I am in Amarillo, Tex., with Finn Riggins having a post-show beer in a bar without a ceiling. In its place is clear plastic sheeting held in place by an intricate web of duct tape.
The guy who invited us here is telling us about an arts and entertainment website he is starting that focuses on historic Route 66. His business partner says her family started and still owns Hastings Books, and that she doesn't get any sort of employee discount for owning 52 percent of the shares. She wants the band to come back and play at her friend's birthday party. Their friend is telling us about Amarillo's monument to helium and how locals fiercely defended a favorite donut shop by boycotting Krispy Kreme for the six months it dared to open in their town. His drawl is pronounced. A Shiner Bock is clutched loosely in his hand.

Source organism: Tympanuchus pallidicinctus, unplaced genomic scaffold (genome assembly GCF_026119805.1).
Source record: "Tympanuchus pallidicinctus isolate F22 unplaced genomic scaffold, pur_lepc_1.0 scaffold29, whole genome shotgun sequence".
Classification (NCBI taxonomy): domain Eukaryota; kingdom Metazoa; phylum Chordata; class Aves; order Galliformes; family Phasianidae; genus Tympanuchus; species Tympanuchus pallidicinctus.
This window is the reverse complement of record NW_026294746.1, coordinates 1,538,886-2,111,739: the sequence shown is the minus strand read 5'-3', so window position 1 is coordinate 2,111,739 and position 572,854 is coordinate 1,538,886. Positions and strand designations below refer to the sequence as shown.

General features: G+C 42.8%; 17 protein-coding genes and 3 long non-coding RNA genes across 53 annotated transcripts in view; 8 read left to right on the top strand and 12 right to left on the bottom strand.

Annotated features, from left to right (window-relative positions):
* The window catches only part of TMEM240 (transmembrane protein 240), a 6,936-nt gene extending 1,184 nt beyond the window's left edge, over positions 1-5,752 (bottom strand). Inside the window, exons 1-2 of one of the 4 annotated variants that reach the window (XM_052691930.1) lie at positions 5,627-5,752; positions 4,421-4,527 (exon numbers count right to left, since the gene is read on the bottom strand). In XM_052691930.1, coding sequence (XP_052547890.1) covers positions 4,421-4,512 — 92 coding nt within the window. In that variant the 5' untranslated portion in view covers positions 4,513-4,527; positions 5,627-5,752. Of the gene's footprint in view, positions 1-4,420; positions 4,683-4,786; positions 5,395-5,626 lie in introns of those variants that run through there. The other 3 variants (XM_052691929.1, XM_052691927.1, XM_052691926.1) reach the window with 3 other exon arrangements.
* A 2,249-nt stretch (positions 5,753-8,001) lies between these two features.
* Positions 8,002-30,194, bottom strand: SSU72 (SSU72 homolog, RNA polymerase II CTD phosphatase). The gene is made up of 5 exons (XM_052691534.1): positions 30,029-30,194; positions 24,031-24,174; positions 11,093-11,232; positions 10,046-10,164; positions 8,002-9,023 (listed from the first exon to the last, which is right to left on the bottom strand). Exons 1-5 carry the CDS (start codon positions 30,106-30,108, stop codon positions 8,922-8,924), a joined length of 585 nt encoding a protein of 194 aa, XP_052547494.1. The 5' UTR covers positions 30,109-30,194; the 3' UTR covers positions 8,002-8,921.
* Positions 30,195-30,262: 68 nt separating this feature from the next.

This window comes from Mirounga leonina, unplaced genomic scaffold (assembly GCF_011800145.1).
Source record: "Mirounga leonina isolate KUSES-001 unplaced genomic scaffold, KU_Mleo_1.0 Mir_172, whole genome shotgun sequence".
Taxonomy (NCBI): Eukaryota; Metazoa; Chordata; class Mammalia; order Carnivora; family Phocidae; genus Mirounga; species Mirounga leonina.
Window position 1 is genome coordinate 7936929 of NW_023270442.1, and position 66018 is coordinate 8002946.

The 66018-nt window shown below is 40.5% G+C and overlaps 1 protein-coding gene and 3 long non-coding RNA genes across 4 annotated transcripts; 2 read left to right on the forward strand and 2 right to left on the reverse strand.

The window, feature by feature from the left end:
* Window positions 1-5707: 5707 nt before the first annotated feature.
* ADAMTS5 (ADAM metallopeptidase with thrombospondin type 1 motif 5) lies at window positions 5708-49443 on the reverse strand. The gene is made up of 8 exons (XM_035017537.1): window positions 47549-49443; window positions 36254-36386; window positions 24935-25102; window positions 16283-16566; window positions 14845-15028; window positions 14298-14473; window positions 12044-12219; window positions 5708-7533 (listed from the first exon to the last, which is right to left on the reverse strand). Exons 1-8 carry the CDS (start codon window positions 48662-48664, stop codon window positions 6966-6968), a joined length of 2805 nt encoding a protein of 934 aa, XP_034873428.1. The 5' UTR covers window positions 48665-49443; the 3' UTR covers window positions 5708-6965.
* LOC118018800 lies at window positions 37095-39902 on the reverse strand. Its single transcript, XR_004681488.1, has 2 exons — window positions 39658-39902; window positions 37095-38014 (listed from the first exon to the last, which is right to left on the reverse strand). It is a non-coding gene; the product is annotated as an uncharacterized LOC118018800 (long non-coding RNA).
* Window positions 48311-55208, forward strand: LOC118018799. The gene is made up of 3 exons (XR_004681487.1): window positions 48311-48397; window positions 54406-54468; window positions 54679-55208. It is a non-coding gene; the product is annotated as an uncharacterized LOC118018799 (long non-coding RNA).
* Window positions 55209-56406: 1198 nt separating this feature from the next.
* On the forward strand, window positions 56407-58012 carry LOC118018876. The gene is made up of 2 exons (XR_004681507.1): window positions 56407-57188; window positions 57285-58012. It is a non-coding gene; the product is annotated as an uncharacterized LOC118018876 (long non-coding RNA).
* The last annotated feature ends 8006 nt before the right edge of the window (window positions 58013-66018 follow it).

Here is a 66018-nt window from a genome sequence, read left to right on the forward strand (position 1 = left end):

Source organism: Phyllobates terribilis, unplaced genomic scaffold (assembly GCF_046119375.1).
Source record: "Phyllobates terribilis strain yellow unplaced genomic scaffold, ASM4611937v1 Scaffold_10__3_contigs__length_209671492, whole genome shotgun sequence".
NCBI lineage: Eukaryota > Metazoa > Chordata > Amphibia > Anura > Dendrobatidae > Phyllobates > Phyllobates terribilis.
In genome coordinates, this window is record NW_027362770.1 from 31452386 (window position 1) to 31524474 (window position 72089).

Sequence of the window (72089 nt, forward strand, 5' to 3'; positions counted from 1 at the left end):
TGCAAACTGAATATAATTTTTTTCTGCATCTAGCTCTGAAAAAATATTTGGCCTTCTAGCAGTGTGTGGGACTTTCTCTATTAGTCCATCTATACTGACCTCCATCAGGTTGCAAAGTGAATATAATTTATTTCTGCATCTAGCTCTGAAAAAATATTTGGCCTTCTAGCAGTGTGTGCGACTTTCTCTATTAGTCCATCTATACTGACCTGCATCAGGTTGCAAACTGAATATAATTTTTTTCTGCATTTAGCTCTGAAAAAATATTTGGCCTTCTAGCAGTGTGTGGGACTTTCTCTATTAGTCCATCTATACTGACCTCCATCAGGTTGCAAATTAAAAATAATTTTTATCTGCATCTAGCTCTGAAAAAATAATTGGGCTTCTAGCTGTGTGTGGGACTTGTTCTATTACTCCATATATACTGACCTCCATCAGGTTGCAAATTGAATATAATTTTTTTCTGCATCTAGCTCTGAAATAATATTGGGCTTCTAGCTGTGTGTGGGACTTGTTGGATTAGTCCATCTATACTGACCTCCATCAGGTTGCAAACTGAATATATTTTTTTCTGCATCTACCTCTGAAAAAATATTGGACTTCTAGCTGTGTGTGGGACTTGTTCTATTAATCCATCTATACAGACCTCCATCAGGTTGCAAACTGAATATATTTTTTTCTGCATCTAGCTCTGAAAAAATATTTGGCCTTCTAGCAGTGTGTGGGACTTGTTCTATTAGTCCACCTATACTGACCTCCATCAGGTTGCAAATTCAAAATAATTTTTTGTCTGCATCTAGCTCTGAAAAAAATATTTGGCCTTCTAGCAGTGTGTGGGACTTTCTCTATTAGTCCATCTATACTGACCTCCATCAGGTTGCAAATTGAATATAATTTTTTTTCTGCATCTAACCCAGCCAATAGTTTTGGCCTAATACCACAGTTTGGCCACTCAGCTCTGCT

Eric Gilbert, keyboardist for Finn Riggins, tells me that the band prefers to mingle, meet locals and be regaled with their bizarre anecdotes after shows. That is a major draw of the touring lifestyle. It is also something that sets them apart from larger acts, who frequently go to great lengths to avoid interacting with the places they visit.
As the lights come on and the drinks are rounded up, there are offers of places to stay, some sincere, some not. One comes with an awkward and lengthy hug. But we pile back in the van and hit the freeway.
After blasting onward for several hours, we spend the night at a rest area. The first song on the stereo come morning is "Rambling Man" by Hank Williams.